The Center for Disease Control (CDC) recommends a yearly flu vaccine as the first and most important step in protecting you and your family against contracting flu viruses. It’s not too late to get one.
During COVID we stayed indoors and took precautionary measures that also prevented exposure to the flu and other viruses, like RSV. Now that we’re being less cautious and getting out more, cases of the flu and RSV, along with COVID, are filling hospital beds, especially with the elderly and children.
Everyone who is at least six months of age should get a flu vaccine this season, even if they had one last year. Vaccination of high risk persons is especially important, in order to decrease their risk of severe flu illness. Vaccination is also important for healthcare workers, and others who live with or care for high-risk people, in order to keep from spreading the flu to them
- young children,
- pregnant women,
- people with chronic health conditions like asthma, diabetes or heart and lung disease,
- people younger than five years (especially those younger than two),
- and people 65 years and older.
The CDC states: “It has been recognized for many years that people 65 years and older are at greater risk of serious complications from the flu compared with young, healthy adults. It’s estimated that 90 percent of seasonal flu-related deaths and more than 60 percent of seasonal flu-related hospitalizations in the United States each year occur in people 65 years and older. This is because human immune defenses become weaker with age. So influenza can be a very serious disease for people 65 and older.”
Consider your options
Flu Shot vs. Nasal Spray: Many people choose to get the flu vaccine in mist form each year, rather than having a shot. The flu shot uses an inactivated (dead) version of the flu to stimulate your immune system, while the nasal spray vaccine uses an attenuated (i.e., weakened) live virus, the CDC explains. While both vaccines may cause flu-like side effects, neither vaccine can give you the flu.
The spray is painless and approved for use in healthy people two to 49 years of age, who are not pregnant. Even people who live with or care for those in a high risk group—including healthcare workers—can safely use the spray. This could be helpful for young children or others who are afraid of needles.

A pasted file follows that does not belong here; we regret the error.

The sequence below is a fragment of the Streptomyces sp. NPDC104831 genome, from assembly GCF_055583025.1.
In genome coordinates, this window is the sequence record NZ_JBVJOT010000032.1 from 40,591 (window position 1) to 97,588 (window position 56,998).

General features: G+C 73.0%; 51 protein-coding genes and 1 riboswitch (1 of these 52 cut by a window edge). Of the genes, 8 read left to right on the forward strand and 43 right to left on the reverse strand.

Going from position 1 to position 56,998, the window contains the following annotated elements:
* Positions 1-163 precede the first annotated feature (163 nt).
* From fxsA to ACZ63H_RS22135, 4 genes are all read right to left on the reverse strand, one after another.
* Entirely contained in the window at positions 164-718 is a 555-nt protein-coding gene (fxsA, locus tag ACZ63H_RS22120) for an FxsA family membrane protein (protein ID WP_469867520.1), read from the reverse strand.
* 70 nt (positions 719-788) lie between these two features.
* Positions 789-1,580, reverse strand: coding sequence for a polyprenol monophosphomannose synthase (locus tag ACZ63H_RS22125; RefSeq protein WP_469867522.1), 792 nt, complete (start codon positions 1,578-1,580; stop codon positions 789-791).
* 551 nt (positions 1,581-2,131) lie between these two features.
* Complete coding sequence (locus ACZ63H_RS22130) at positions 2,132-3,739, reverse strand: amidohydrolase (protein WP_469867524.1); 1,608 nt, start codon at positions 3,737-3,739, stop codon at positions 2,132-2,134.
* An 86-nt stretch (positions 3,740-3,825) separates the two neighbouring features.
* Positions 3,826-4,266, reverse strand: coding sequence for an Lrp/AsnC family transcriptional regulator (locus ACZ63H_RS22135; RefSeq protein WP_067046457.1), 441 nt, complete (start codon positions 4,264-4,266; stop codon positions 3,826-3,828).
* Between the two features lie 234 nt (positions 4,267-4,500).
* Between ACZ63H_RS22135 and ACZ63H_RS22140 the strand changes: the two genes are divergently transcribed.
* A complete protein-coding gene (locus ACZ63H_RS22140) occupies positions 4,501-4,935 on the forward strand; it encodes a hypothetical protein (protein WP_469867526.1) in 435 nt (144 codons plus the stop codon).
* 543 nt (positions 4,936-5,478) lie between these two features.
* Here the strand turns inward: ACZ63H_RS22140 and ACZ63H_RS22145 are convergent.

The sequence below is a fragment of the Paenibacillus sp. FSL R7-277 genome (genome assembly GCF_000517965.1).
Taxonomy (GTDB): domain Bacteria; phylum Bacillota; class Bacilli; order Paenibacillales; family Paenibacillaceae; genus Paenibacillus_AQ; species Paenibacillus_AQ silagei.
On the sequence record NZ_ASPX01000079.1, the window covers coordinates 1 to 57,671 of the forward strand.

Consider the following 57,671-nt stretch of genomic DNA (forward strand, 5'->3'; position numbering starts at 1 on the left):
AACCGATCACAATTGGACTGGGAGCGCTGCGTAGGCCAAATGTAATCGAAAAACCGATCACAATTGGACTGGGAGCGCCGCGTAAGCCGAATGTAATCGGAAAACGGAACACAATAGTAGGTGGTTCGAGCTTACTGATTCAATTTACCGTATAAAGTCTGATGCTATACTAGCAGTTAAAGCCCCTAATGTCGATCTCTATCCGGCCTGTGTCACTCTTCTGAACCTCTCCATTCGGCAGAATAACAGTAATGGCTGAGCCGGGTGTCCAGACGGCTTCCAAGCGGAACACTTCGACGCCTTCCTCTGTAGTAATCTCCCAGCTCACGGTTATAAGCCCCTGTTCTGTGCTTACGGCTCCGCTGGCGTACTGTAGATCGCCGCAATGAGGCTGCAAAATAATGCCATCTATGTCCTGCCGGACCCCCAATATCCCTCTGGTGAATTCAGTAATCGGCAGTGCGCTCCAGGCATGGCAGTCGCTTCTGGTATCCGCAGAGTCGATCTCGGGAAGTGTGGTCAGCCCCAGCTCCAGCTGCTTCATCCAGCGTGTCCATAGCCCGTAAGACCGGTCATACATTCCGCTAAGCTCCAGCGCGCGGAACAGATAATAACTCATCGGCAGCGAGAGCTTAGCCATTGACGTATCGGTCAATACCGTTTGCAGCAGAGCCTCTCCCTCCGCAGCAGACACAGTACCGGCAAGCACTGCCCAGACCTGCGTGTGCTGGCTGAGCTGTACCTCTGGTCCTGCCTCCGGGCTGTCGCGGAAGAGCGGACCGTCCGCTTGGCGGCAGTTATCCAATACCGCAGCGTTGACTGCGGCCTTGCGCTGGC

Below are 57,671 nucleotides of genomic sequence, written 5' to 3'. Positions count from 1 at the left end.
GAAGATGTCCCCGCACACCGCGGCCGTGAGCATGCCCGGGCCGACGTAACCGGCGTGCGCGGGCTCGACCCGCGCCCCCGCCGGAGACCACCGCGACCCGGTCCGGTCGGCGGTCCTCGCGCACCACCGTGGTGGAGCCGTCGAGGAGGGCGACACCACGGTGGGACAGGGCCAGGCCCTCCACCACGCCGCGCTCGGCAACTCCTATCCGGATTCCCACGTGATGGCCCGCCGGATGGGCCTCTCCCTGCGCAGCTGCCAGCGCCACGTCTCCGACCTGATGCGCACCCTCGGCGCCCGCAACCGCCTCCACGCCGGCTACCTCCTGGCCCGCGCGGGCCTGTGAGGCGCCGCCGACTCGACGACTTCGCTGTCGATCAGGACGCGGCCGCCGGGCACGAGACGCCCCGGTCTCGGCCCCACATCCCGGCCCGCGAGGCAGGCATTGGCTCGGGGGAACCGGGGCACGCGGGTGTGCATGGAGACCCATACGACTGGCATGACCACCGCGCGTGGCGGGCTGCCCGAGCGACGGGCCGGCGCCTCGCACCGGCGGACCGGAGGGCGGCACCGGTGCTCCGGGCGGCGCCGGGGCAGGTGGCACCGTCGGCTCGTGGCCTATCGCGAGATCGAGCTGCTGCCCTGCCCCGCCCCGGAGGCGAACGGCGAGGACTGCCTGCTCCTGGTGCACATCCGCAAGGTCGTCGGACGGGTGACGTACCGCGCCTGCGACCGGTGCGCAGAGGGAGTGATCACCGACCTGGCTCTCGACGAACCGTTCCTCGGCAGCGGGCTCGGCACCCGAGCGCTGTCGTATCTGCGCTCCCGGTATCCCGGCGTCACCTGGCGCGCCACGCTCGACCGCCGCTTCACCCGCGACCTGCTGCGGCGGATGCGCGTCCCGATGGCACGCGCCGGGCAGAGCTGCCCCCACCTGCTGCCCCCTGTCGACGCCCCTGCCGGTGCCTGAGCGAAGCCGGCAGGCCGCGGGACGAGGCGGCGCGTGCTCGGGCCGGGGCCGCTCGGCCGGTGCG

The one exception is healthcare workers who care for people with severely weakened immune systems and who require a protected hospital environment; these care givers should get the inactivated flu vaccine (flu shot).
Fluzone High-Dose: An influenza vaccine developed specifically for people 65 years and older, Fluzone High-Dose, contains a higher dose of antigen in the vaccine and gives older people a better immune response and better protection against flu. More information about Fluzone High-Dose is available on the Food and Drug Administration (FDA) web site. Talk to your health care provider to decide which one is right for you.
Have a plan for prevention
Follow these simple tips that can help everyone stay well this year:
- Wash your hands often for 20 seconds
- Get a flu shot
- Stay away from others who are sick; stay home if you are sick
- Stay hydrated by drinking plenty of water
- Stay on a regular exercise routine to help keep your immune system strong
- Get plenty of sleep (at least seven to eight hours)
- Eat healthy foods such as colorful fruits and vegetables, to help boost your immune system
Where to get the flu vaccine
Flu vaccines are offered in many locations, including doctor’s offices, clinics, health departments, pharmacies and college health centers, as well as by many employers, and even in some schools. The easiest place to go may be your local pharmacy. Contact them to see if an appointment is required. For more information on flu immunizations in our area go to Flu Immunizations | Bismarck, ND – Official Website (bismarcknd.gov).
If you are at an increased risk of getting pneumonia, a complication of the flu, talk to your healthcare provider about getting the pneumococcal vaccine to help protect you against pneumonia
Frequently Asked Questions
Q. Will Medicare cover my flu vaccine?
- A. Yes, Medicare will cover the flu vaccine once every flu season.
Q. I have the flu, what should I do?
- A. If you develop flu-like symptoms, contact your health care provider immediately. If you are at high risk for flu-related complications, your healthcare provider may prescribe antiviral medications to help make your symptoms less severe, prevent serious complications and make you feel better faster. Antibiotics may also be prescribed if your flu has progressed to a bacterial infection.
If you have been diagnosed with the flu, you should stay home and follow your healthcare provider’s recommendations. Talk to your pharmacist about over-the-counter medications. They may relieve some flu symptoms but will not make you less contagious.
- Can I treat flu or its symptoms without medication?
- You can treatflu symptomswithout medication by:
- Getting plenty of rest
- Drinking clear fluids like water, broth, sports drinks, or electrolyte beverages to prevent becoming dehydrated
- Placing a cool, damp washcloth on your forehead, arms, and legs to reduce discomfort associated with a fever
- Putting a humidifier in your room to make breathing easier
- Gargling with salt water (1:1 ratio warm water to salt) to soothe a sore throat
- Covering up with a warm blanket to calm chills
Dakota Home Care staff members are taking every precaution to not spread the flu or other viruses to those we visit and care for. If you think someone in your household may have the flu, contact your healthcare provider and let us know before we visit.